Because of historical experiences and competing religions, China’s peoples, particularly the majority Han Chinese have always been too pragmatic and cynical/sceptical to go wholesale into one religion or another, so that they are more superstitious, at best “spiritual”, than religious. Consequently, China is perhaps the only ancient civilisation that does not have a home grown organised religion (personally I consider Taoism (The Way) more a philosophy than a religion) nor adopted an official state religion.

Besides, the loudest complaining seems to come from foreign pseudo-religious interest groups who are being deprived of potentially new “customers” and new “revenue streams”. And lest we forget, it is these same religious groups/people who are so irrationally convinced of the “rightness” of their own interpretation of the divine or its existence that have so often been the cause/impetus of religious/sectarian bloodshed.

Just look at the Crusades and some American right wing religious neo-cons’ unquestioning support of Israeli government policies simply because they believe that the second coming of Jesus will occur if all Jews returned to Palestine. On the other hand there was nary a squeak of protest/condemnation from the pro-democracy/freedom of religion brigade when the Algerian military took power in a coup d’etat just when an Islamist party won the election in the 1990s and was poised to take power. How utterly hypocritical .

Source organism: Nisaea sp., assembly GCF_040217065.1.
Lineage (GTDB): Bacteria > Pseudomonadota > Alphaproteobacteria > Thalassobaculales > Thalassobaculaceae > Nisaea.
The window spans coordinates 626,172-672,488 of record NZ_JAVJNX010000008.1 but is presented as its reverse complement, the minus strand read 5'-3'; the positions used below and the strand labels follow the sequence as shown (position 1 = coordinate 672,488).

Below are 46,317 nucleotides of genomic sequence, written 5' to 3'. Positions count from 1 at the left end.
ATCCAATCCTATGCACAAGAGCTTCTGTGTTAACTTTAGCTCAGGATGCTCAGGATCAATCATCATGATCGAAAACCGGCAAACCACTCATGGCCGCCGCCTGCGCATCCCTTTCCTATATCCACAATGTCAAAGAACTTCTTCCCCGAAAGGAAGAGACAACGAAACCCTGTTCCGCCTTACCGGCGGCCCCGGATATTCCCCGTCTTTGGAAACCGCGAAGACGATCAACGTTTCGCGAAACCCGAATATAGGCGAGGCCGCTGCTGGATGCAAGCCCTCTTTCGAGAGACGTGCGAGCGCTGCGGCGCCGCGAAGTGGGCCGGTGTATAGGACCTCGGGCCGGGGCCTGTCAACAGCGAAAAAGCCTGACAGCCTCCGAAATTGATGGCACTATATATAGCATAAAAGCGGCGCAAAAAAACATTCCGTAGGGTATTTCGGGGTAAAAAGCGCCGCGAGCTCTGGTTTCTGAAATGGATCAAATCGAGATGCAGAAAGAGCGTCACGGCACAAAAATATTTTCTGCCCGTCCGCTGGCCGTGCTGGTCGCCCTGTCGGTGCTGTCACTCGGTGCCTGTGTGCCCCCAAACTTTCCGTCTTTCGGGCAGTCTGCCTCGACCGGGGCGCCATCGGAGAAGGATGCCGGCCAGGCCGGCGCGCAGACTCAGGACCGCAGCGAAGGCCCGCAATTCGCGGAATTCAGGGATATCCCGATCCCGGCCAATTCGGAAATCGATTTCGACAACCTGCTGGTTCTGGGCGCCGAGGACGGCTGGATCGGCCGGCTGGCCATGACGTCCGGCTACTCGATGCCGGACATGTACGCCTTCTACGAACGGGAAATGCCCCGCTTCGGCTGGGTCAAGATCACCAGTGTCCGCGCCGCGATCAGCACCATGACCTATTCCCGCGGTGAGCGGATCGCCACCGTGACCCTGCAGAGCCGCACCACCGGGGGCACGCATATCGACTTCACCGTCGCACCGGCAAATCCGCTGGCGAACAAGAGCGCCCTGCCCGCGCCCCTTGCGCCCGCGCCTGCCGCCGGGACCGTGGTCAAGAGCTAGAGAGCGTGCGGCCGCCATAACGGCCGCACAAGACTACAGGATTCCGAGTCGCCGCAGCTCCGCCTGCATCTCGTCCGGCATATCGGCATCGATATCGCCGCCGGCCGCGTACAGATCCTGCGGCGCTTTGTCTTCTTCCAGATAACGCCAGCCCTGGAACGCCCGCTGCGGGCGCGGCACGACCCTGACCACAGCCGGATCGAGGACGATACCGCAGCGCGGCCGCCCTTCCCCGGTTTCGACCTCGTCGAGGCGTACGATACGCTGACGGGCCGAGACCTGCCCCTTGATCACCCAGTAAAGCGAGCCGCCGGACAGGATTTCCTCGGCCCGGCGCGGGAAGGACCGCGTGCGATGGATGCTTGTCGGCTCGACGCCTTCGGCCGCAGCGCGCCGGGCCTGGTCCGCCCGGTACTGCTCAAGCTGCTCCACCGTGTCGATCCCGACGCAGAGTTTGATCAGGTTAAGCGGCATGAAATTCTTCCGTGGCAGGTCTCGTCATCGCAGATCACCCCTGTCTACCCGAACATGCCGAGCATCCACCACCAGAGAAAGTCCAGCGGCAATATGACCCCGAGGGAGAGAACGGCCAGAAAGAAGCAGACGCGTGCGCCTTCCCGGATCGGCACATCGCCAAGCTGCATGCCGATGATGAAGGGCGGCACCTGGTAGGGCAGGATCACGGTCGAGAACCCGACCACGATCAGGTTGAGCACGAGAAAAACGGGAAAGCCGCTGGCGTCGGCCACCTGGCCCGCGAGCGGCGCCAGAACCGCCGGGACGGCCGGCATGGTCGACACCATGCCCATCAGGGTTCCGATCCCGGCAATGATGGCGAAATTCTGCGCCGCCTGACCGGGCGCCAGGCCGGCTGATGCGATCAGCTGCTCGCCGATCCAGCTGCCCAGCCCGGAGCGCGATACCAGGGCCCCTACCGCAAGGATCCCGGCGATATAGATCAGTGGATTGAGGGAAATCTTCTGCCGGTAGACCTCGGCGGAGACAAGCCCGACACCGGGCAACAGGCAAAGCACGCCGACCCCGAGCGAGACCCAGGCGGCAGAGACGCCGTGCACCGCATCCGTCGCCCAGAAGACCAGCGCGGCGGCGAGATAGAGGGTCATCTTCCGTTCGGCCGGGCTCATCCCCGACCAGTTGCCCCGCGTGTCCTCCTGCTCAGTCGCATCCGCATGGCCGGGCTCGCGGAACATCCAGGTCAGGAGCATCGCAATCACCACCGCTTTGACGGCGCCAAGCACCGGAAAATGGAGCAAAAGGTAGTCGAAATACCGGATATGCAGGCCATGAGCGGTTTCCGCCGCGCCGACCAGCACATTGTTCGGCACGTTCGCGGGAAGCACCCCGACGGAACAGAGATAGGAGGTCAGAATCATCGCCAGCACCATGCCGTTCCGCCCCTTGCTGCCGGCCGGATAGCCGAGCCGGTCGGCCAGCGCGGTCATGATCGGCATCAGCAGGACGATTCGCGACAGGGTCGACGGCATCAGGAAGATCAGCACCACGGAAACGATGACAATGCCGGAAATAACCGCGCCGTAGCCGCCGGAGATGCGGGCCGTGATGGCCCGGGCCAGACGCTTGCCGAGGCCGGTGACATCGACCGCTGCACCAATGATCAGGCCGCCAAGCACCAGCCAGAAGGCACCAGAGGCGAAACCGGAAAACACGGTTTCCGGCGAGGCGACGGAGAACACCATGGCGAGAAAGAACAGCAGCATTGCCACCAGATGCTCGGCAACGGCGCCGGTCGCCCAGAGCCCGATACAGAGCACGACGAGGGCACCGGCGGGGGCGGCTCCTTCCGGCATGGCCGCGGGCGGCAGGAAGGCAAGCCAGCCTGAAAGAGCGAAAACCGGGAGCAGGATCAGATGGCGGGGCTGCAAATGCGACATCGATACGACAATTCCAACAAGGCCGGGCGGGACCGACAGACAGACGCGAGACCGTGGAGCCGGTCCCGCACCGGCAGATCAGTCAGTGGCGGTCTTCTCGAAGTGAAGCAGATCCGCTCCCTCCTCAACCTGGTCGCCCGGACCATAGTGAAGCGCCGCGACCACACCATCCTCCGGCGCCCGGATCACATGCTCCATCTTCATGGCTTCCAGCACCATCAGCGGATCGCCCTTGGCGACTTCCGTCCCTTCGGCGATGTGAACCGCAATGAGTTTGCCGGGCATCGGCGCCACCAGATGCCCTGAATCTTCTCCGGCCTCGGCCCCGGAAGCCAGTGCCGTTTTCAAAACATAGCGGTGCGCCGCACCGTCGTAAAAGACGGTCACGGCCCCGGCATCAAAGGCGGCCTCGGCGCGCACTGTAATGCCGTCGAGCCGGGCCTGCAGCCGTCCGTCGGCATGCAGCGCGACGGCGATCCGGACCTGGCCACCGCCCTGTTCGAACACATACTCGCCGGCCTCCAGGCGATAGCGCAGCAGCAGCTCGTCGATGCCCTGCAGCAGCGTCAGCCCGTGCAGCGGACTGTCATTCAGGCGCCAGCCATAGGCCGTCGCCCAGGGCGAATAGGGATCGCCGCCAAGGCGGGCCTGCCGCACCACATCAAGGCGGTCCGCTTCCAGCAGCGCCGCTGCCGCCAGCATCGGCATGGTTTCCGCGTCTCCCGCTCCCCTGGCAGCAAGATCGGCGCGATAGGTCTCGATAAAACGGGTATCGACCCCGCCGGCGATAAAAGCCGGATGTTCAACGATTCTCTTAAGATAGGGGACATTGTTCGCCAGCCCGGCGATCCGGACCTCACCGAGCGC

So ultimately tough luck, it’s the law of the land and to harp on about China restricting “freedom” of religion is a disingenuity based on a selective and myopic narrative, concluding in sweeping generalisations to support a narrow, partisan political purpose, whilst disregarding the overall picture and China’s socio-political evolution and circumstances. And frankly why should China be like everybody else??? How boring and inherently intolerant is that!

Consequently, I would rather that China’s peoples remain superstitious/spiritual rather than religious and that current restrictions remain in place. This way its people will continue to question the possible existence/non-existence of the divine and its social and ethical mores can continue to evolve and to adapt to changes, for this has always been what underpinned the perseverance of its civilisation. All too often it is only when we are too sure of ourselves and of what we believe in that we stagnate, ossify, and give rise to religious/racial/political conflicts.